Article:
Last November, the BC NDP government announced a new target: 100% of all new light-duty vehicle sales to be zero emission by 2040, under B.C.’s electrification plan. As electric vehicles (EVs) are already experiencing exponential growth, this regulation will accelerate the EV adoption pace.
Considering all new vehicles are to be electric within two vehicle cycles (20 years), the need for EV charging infrastructure is and will become an immense opportunity. Gas stations will remain as many electric vehicles are plug-in hybrid with limited electric range. However, the majority of EVs are forecasted to be battery electric vehicle (BEV) resulting in an immense decrease in fuel demand while greatly increasing the need for EV charging infrastructure.
The real challenge will come from building the EV charging infrastructure fast enough for the EV adoption rate. In the last few years, the deployment of EV charging infrastructure has come from different levels of government to motivate people to purchase EVs. The rising number of EVs on the road resulted in seeing private investments contributing to a greater EV charging infrastructure deployment as the ROI generated becomes very attractive. “Turning stalls in to gas stations” as we say here at LeadingAhead Energy. Presently in British Columbia, many municipalities have mandated that all new multi-family residential developments provide EV readiness to all stalls and 10% to commercial developments. This regulation is very timely as studies show that over 70% of the charging sessions happen at home. For real estate developers and property managers, this is a great opportunity to plan and future-proof an investment. This regulation will help build the EV charging infrastructure but will not solve the issue of retrofitting existing building as well as servicing garage orphans. This is why private investments are critical to help build the infrastructure following the EV market growth pace. It’s been debated that large scale EV charging infrastructure deployment was nearly impossible, however Norway, The Netherlands and other countries have proven that theory wrong as there are privately owned EV charging networks of level 2 and level 3 chargers.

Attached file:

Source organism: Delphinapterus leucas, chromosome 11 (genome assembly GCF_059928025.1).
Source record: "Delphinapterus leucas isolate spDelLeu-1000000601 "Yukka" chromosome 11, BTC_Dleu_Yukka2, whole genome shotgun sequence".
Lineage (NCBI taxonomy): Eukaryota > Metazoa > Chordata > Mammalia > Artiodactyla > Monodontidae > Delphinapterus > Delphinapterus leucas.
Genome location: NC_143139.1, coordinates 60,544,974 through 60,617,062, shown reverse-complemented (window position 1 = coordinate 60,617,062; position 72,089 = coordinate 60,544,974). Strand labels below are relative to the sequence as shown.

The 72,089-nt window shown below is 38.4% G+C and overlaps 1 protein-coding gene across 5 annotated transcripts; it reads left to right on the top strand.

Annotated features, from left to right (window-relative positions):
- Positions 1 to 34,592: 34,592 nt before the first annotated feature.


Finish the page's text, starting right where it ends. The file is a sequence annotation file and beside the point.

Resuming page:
What does going from 1% to 100% EVs within 21 years look like? It means a new customer demand and the decentralization of energy. If you are operating in the tourism, retail, restaurant, workplace and related industries, it is an opportunity to tap into a new revenue stream previously unattainable. Anyone with access to electricity along with parking stalls has the ability to provide charging services that all EV drivers are looking for. Imagine booking a room today in a hotel where there is no Wi-Fi? It is guaranteed that it would be your last stay at that hotel. It is also true for EV charging stations when people are driving around town and/or traveling as not everyone will have access to a home charger. According to the National Plug-In Electric Vehicle Infrastructure Analysis study performed by the U.S. Department of Energy, there will be a need for over 15 million public EV charging stations across the United States in the next decade to meet the EV charging demand. The same scenario is inevitable in Canada adjusting to Canadian scale figures
Ontario has followed BC’s lead on building regulations with slight differences and Quebec is currently working on theirs. It would not be surprising to see Quebec follow BC’s lead towards a 100% EV by 2040 as the province has already implemented a minimum annual EV sales to car manufacturers following California’s strategy.
According to The Future of Energy and Mobility report conducted by the World Economic Forum in 2018, electrification, decentralization and digitalization of energy could generate more than $2.4 trillion of value globally for society and industry by 2025 alone.